Sarah Mary Chadwick – The Queen Who Stole The Sky

The premise of Melbourne based, New Zealand expat Sarah Mary Chadwick’s new album is as grand and unusual as the opening track ‘Confetti’ would suggest. The talented songwriter’s fifth album, The Queen Who Stole The Sky, was created as a commission by the City of Melbourne to create an entirely new work using the Melbourne Town Hall’s 147 year-old grand organ.

The prolific artist made short work of this task, smashing out these 11 tracks within stipulated three month period and the result is a raw and sonically unique solo record featuring only vocals and the haunting arrangement of this monumental organ. Chadwick’s characteristically intimate lyrics juxtaposed with the grandiose sound of the organ mirroring the dissonance between the small and private with the public and ceremonious. This exceptional contrast is a strength of this record but unfortunately only benefits this album so far.

The grand organ’s distinctive sound lacks a range of dynamism which is important to create division between the tracks, which left me feeling like the album was all a bit too similar. Many of the tracks were distinctive when listened to separately yet, within the context of the album, some of the tracks lost their individual power.

However there were particular stand outs, especially the albums namesake ‘The Queen Who Stole The Sky.’ This track showcased Chadwick’s masterful wordplay with a mix of beautiful imagery – “There’s no reason why I can’t make a dress made out of sky” with eloquent realism – “I’m always somewhere on the brink between living and the drink”.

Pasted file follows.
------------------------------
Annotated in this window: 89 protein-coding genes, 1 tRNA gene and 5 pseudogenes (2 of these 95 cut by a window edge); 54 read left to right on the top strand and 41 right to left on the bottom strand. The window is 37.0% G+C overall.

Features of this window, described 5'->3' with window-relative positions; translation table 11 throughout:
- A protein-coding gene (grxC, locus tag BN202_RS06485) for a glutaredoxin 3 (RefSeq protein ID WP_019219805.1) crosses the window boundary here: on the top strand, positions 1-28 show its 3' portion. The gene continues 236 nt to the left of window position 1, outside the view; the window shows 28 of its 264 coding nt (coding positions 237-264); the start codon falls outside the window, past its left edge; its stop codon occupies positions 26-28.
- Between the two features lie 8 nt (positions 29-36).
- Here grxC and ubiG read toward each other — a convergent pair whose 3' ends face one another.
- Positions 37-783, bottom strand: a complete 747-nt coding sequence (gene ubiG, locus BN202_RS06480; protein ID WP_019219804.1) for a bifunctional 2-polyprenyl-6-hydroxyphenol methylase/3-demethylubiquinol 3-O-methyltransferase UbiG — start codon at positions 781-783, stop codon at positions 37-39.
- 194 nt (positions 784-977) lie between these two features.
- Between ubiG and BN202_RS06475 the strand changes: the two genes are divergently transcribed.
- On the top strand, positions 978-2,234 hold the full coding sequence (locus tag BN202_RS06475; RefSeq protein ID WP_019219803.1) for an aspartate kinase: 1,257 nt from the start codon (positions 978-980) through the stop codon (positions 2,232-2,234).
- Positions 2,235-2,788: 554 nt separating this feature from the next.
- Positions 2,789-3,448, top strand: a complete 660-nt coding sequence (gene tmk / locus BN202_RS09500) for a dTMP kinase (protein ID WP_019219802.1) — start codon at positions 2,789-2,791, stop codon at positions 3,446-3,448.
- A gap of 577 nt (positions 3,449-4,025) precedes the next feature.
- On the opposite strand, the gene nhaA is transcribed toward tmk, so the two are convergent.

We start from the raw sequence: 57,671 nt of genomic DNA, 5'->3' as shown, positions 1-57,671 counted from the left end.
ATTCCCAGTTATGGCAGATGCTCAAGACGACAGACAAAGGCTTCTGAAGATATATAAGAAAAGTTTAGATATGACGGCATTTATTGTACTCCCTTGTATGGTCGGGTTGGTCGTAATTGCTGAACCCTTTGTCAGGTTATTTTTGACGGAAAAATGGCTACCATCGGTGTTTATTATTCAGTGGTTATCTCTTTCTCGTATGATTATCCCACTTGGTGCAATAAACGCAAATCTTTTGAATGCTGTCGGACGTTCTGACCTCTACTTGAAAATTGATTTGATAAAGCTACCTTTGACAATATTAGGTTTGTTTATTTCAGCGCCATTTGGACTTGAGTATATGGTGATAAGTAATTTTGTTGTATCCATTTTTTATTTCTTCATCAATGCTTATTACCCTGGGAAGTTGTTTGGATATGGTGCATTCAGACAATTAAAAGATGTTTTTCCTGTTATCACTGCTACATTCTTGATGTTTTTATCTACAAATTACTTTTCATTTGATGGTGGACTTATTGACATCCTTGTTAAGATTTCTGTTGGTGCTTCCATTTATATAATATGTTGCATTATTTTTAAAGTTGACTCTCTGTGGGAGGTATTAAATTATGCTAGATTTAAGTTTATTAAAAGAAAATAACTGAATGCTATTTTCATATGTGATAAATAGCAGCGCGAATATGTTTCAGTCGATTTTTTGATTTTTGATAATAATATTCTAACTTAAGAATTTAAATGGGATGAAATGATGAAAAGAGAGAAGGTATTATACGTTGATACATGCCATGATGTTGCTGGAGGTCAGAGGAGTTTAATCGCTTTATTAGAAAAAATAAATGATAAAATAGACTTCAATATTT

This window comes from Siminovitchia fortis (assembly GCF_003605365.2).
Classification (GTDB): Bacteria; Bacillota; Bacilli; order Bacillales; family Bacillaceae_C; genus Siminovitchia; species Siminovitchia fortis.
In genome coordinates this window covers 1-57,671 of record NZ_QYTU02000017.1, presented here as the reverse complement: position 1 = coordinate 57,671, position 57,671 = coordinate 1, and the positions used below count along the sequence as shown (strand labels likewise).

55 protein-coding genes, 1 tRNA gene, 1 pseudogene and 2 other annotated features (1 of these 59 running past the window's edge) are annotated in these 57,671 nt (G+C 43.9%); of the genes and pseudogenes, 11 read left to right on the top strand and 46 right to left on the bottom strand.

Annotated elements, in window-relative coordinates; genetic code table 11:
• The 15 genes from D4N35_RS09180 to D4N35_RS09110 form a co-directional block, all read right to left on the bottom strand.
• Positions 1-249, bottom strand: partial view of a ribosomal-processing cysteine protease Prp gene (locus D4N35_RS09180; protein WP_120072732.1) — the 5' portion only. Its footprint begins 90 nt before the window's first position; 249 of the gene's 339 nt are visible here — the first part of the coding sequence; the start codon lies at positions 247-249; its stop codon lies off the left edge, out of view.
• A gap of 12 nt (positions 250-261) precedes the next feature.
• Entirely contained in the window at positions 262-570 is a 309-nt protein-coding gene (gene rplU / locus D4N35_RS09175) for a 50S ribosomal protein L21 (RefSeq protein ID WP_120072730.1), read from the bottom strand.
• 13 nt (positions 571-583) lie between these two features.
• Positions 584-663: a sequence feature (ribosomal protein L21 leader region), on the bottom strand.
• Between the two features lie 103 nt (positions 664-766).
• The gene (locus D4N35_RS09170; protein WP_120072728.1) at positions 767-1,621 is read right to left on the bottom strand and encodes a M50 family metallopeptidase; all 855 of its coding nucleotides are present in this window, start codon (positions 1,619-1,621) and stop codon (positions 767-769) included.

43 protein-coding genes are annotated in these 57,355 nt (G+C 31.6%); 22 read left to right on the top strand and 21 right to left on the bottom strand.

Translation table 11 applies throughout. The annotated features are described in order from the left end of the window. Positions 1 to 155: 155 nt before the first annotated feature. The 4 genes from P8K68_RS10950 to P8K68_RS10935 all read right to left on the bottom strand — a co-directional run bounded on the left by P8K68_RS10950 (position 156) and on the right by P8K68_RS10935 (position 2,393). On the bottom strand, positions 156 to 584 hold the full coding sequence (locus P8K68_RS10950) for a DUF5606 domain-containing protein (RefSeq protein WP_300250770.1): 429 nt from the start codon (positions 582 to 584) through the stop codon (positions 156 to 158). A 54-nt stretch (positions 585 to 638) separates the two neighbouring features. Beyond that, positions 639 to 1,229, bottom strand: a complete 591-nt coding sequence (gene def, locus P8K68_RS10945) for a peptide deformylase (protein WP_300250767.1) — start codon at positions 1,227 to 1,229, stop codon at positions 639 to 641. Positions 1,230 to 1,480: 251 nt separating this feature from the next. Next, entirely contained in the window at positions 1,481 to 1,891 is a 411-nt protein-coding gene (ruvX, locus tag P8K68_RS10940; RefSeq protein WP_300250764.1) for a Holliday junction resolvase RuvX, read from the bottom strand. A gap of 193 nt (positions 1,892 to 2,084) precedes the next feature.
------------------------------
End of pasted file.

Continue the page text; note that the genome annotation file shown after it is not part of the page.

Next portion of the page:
The mix of optimism and cynicism is beautifully expressed in ‘Hurtle Through It.’ The strain of Chadwick’s voice against the wall of sound on this organ, takes on a positive quality within the subject matter of this track. This sonic relationship, an embodiment of the futility of an individual to be able to challenge omnipotence of life.

Lastly, a special mention to ‘Kesey Peasy’ which appears to be the most poignant and personal track on the album. While some lyrics in this song work better than others, the frankness of the line “I would have liked to known my father” has a blunt force which suits such a tender and painful emotion. Such a vulnerable admission is explained by the refrain “I can sing about it if you like,” perhaps an disclosure by Chadwick that she need to perform theses emotions in song as she cannot express them elsewhere.

An overall intriguing album, The Queen Who Stole The Sky is one I want to like but which I find difficult to listen through completely. The pervasive drone of the organ in one way, so resonant and stately also becomes heavy handed over time. The subtlety of Sarah Mary Chadwick’s lyricism also becomes obscured and takes extra work to reach through this arrangement. Nevertheless, this ambitious album holds its fair share of beauty for those listeners who get used to such an idiosyncratic arrangement.

Listen to The Queen Who Stole The Sky by Sarah Mary Chadwick.

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